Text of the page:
Five reasons the LG G4 should have HTC worried

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With the successful launch of the Galaxy S6, it seems to be a given that Samsung will continue to lead the Android pack well into the remainder of the year. Its flagship boasts a ton of features, an awesome camera, great performance, and has a lot of marketing and brand muscle behind it. (Every other commercial on Hulu is an advertisement for the Galaxy S6.) The HTC One M9, on the other hand, is a solid device, but it failed to attract the same kind of awe and wonder the Galaxy S6 has.

How does LG fit into all of this? Well, HTC’s best hope for success was that the One M9 would be the go-to premium phone option for those who didn’t want to deal with Samsung. But with the G4 having arrived, HTC may have lost its edge. LG’s latest flagship is packed with a great camera and almost as many awesome features as the Galaxy S6, and though its leather outfitting might take some getting used to, the whole package already trumps the One M9 in so many ways.

It has a better camera

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The G4’s 16-megapixel camera trumps the HTC One M9’s 20-megapixel one in so many ways.

We haven’t lab-tested it yet, but G4’s 16-megapixel rear-facing camera is already so much more capable than the One M9’s 20-megapixel sensor—at least on paper. First off, it features a f/1.8 aperture compared to the One M9’s f/2.2, which means the G4’s lens lets in considerably more light (useful for those common low-light situations). HTC’s flagship device also doesn’t offer any optical image stabilization, or anything similar to the fast and precise laser focus feature that the G4 carries over from the G3. 

The G4’s selfie game is also miles ahead of the One M9’s. The 8-megapixel front-facing camera captures higher-quality head shots than the One M9’s 4-megapixel UltraPixel sensor. It also features a built-in beautify mode and a rapid selfie shot mode, so you can shoot four selfies at once within a second of one another, like a virtual selfie photo booth, and choose the one you like the best.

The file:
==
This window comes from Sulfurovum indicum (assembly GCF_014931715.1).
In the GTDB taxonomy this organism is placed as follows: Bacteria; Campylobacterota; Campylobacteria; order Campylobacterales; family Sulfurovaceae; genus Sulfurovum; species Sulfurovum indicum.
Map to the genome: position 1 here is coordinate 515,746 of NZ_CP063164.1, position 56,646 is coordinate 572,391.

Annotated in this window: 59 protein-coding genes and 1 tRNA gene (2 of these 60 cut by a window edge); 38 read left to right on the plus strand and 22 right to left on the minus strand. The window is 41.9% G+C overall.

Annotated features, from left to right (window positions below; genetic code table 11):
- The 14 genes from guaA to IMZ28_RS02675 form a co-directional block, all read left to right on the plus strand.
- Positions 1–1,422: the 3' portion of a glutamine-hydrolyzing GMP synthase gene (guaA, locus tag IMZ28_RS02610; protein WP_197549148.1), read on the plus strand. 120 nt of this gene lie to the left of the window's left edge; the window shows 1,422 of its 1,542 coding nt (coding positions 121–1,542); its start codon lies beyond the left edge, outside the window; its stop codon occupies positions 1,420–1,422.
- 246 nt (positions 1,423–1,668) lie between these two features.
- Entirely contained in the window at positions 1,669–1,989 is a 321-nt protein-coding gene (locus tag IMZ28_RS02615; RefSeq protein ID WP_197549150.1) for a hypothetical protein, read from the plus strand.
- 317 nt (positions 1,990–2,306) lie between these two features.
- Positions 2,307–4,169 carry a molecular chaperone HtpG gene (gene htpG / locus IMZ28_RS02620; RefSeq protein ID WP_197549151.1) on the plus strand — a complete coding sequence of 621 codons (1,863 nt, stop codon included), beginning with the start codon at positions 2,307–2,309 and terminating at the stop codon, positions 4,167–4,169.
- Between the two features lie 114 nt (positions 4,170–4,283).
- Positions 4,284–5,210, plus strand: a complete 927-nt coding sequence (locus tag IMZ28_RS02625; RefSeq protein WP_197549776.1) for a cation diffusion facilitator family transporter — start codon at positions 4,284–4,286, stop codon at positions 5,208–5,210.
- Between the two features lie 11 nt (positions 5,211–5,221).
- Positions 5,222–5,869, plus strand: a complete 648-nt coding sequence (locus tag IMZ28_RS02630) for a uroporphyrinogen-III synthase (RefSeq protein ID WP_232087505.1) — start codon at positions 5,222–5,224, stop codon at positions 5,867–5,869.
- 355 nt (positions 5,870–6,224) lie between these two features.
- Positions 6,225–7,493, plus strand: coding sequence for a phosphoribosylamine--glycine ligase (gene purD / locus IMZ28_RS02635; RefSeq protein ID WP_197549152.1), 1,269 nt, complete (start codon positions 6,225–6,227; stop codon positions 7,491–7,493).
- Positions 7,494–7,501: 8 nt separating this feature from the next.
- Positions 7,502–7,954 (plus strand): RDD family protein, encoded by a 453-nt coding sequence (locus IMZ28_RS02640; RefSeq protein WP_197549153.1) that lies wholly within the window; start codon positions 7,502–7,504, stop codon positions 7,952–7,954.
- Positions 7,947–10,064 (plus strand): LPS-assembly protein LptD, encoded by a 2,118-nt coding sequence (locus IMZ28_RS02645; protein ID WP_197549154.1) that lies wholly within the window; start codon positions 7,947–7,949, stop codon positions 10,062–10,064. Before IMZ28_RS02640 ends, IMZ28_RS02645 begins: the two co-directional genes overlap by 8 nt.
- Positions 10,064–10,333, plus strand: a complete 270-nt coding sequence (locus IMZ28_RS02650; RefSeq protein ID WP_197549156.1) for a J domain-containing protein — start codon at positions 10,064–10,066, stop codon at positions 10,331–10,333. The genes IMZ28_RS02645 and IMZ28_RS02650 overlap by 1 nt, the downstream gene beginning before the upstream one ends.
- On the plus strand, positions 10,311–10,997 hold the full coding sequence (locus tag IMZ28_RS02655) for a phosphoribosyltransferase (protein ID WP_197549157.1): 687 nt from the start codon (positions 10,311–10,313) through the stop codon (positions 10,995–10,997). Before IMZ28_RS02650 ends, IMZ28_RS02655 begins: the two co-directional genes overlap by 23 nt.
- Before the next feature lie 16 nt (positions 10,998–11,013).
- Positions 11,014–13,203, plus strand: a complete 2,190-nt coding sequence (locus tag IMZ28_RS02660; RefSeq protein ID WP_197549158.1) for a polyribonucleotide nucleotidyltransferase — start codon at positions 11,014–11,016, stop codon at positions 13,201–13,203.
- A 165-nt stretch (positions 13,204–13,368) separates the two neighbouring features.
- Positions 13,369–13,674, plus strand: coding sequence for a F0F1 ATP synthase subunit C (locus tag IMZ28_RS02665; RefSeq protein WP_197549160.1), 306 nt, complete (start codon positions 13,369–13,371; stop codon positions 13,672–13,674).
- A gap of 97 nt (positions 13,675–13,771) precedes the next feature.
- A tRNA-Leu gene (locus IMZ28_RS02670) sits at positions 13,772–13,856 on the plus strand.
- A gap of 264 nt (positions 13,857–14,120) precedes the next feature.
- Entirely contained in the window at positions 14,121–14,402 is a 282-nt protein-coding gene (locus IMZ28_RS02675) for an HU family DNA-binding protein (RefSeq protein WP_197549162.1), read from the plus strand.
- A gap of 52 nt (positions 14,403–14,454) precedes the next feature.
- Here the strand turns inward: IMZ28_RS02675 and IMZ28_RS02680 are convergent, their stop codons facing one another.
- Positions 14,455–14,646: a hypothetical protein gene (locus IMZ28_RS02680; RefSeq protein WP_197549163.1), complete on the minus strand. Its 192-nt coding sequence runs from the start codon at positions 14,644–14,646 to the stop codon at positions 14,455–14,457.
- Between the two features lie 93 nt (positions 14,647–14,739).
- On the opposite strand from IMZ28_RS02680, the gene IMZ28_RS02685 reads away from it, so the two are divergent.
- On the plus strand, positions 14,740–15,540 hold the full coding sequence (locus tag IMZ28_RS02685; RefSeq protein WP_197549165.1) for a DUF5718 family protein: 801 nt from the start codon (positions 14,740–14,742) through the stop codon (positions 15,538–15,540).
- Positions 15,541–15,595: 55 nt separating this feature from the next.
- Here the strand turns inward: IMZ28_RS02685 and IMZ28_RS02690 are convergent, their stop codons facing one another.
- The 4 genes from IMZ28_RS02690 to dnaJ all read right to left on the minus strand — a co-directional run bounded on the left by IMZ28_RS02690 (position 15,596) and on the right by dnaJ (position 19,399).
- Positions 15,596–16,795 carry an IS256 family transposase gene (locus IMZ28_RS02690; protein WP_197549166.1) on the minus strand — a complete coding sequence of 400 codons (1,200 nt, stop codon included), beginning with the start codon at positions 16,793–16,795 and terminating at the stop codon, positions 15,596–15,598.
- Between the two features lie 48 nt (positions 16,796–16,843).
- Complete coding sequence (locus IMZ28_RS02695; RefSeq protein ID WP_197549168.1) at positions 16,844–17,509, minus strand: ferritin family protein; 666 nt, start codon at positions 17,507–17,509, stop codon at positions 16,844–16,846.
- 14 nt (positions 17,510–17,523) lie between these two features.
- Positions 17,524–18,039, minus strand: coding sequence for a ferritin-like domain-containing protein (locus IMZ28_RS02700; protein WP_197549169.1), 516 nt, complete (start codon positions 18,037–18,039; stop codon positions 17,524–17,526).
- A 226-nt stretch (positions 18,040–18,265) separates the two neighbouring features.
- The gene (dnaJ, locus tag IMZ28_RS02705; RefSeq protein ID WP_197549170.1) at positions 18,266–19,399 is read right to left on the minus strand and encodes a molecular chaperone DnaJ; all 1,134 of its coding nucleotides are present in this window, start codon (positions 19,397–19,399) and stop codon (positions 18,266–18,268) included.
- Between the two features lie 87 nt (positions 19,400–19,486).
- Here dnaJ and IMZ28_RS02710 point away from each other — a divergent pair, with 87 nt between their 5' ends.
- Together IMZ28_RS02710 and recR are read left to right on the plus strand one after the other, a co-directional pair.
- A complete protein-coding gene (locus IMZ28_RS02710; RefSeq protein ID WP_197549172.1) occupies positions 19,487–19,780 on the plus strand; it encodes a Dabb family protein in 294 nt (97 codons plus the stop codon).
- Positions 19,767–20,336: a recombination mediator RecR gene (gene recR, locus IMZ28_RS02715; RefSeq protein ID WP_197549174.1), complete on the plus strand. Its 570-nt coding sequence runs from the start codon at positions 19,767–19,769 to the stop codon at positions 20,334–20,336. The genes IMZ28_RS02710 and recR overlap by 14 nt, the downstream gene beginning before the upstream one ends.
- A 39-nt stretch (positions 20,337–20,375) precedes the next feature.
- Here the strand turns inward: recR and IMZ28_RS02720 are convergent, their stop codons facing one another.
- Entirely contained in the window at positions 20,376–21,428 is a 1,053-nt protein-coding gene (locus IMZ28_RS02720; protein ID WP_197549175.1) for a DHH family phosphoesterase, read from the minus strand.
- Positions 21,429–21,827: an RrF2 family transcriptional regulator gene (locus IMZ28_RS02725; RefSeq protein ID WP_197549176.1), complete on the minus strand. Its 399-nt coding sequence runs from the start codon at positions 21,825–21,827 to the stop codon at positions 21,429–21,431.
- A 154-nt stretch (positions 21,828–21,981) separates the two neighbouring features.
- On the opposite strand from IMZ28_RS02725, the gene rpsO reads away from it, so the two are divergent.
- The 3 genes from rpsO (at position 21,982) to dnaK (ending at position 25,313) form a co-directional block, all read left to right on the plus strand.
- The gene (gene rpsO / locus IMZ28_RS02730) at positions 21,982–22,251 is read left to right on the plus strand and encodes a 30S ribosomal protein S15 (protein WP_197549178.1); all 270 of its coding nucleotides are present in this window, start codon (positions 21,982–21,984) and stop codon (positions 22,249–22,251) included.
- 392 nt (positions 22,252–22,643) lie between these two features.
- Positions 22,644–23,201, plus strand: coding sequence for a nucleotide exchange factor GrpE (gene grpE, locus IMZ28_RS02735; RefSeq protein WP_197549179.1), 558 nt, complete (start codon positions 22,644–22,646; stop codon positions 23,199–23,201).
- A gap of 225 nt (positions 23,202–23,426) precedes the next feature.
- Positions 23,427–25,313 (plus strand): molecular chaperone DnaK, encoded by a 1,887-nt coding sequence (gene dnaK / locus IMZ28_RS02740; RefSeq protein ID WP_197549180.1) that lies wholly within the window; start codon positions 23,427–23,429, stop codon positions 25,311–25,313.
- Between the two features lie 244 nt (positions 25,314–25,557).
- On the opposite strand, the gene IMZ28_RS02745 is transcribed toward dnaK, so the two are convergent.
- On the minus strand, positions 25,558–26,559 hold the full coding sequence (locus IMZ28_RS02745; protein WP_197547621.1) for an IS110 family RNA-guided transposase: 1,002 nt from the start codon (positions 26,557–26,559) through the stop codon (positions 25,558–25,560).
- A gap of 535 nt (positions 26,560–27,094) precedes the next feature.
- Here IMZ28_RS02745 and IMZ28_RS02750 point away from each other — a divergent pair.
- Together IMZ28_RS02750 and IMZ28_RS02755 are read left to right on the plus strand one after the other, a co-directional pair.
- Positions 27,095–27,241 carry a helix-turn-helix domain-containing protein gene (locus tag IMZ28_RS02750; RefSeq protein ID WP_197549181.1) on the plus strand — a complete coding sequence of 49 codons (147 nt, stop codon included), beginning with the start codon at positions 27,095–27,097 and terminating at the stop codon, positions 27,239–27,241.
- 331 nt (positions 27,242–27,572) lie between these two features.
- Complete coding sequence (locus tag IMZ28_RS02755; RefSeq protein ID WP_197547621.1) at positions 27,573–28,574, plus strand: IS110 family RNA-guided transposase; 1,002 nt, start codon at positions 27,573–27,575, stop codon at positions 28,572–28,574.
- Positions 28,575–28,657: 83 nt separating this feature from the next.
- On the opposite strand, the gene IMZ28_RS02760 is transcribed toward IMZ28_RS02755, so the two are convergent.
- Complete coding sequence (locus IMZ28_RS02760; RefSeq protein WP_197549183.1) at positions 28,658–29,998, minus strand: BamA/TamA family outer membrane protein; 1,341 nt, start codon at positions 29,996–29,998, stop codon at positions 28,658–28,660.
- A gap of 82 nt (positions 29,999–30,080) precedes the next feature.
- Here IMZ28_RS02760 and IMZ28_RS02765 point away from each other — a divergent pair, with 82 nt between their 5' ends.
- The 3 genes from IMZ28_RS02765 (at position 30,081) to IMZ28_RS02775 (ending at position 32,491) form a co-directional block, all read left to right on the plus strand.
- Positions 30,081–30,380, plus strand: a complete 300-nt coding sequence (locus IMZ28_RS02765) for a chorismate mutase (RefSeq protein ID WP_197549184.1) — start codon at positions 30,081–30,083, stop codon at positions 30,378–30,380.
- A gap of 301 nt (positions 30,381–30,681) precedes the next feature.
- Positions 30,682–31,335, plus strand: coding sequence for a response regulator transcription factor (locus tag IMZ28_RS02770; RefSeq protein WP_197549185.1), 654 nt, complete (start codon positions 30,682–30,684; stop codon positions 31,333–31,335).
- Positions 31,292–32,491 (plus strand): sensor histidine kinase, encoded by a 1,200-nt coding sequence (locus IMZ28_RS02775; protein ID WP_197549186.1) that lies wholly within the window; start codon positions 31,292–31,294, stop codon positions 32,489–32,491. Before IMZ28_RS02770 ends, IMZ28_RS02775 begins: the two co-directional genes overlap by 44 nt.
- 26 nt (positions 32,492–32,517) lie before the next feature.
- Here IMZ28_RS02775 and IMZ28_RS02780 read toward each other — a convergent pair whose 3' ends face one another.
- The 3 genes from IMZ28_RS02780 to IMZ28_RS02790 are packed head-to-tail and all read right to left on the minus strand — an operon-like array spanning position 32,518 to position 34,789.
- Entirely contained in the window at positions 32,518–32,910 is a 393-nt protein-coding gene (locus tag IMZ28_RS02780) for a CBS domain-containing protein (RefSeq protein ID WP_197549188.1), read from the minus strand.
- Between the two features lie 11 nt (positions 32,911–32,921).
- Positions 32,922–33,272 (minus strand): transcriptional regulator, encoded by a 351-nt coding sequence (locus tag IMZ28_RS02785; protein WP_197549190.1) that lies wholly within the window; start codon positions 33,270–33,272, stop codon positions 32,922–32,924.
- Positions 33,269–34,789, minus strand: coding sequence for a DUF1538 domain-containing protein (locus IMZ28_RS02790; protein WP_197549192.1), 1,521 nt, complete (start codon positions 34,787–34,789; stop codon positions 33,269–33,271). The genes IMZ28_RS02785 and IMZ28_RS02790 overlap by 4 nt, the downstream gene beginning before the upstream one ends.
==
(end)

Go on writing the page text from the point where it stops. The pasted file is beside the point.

It has a better display

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If you like bright, vivid QuadHD displays, the LG G4 can offer you bragging rights.

HTC didn’t do much to beef up the One M9’s display. It’s essentially the same 5-inch Super LCD3 display carried over from the One M8. That might be fine for some, but with competing phones pushing really high resolution displays, HTC can do better than just plain old 1080p.

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LG is proud of the color accuracy of its Quantum display technology.

The G4 takes it a step further with its 5.5-inch display. It basically shrunk the Quantum display technology it introduced for its televisions earlier this year into a smaller, smartphone size. In person, the G4’s display is stunning and vivid. And while there’s nothing inherently wrong with the One M9’s display, it’s just that for about the same price you can get a QuadHD display on the G4 instead.

It’s got a bigger battery—and it’s removable!